second movement, ‘Tantris the clown’, surely owes even
more to Stravinsky, especially in its moments of manic comedy.
Of course it is all about masks – Scheherazade has to play
a role to prolong her life, Tantris is not who he seems and
in ‘Don Juan’ the mask of bravado slips in the more reflective
interludes. Domańska plays with considerable weight and
brilliance here, but to be honest the final movement is probably
the least successful in terms of characterisation and sheer
Szymanowski owes something to Stravinsky in Masques the
debt is even greater in Harnasie, a ballet in two tableaux
and an epilogue. He was much influenced
by folk music from the Polish Highlands (Górale) which
he uses to great effect in this score. Add to that a fascination
with Diaghilev and the Ballets Russes and little wonder Harnasie sounds
as if it was forged in the same creative furnace as the Rite and Petrouchka.
story of Harnasie is a simple one; Harnas, a highland
robber, falls in love with a beautiful young highland woman
who has been promised to another. They meet in the spring herding,
which is evoked in music of deceptive openness and simplicity.
The folk rhythms are central to this score and the two pianists
shape and propel the dances very well indeed.
engineers seem to have opted for a closer balance than before,
with Domańska and Tatarski positively attacking the keys
as if to underline the music’s more atavistic aspect. Though
descended from the Fantasia and Masques, this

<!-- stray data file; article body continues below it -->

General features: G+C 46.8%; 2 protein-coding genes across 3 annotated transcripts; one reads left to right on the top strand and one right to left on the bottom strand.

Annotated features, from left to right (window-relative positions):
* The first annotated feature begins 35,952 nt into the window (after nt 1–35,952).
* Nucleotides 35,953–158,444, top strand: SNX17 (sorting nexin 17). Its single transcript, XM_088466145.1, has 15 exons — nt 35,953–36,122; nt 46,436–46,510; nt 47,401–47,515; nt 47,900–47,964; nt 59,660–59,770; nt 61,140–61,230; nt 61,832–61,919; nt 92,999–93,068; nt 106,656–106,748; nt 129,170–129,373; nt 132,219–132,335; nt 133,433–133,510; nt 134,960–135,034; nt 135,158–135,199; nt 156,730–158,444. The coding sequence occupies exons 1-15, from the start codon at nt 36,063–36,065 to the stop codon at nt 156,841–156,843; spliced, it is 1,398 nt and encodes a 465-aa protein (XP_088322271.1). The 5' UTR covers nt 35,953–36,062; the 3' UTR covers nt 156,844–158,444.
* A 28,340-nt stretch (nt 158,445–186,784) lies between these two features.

ballet is the most confident and forward-looking work on the
disc. Yes, the influences are unmistakable but so too is the
composer’s own ‘voice’, especially in moments of unexpected
lyricism (from 2:29 in the ‘Danse du Harnasie’, for example).
Noces’, the high-spirited wedding that opens the second tableau,
is really quite astonishing in its range of sonorities and
sheer propulsive energy. It’s a riotous affair and fortunately
the recording is able to cope with the huge dynamic swings
without obvious strain. Perhaps the music becomes a touch opaque,
even relentless, at times but there’s no doubting its raw,
elemental power. Despite all this Szymanowski still manages
to weave in some folk-like threads as well.
work ends with the robbers raiding the cottage and carrying
off the bride in music of wild abandon. By contrast the epilogue – a
mountain dance – harks back to the simple melodies of the opening.
Again the engineers must take credit for an excellent recording,
which in these quieter passages allows the individual notes
to sound and decay in a very natural way. A most satisfying
result all round.
a useful introduction to Szymanowski’s less familiar pieces.
Of all the music on the disc I enjoyed the Fantasia very
much indeed and the Harnasie arrangement has made me
curious to sample the orchestral original. The double gatefold
packaging – one of my pet peeves – is cumbersome, especially
when the booklet is pasted in. The notes are adequate, if oddly
laid out – two columns per page, one in Polish, one in English – but
don’t let that put you off an otherwise admirable issue.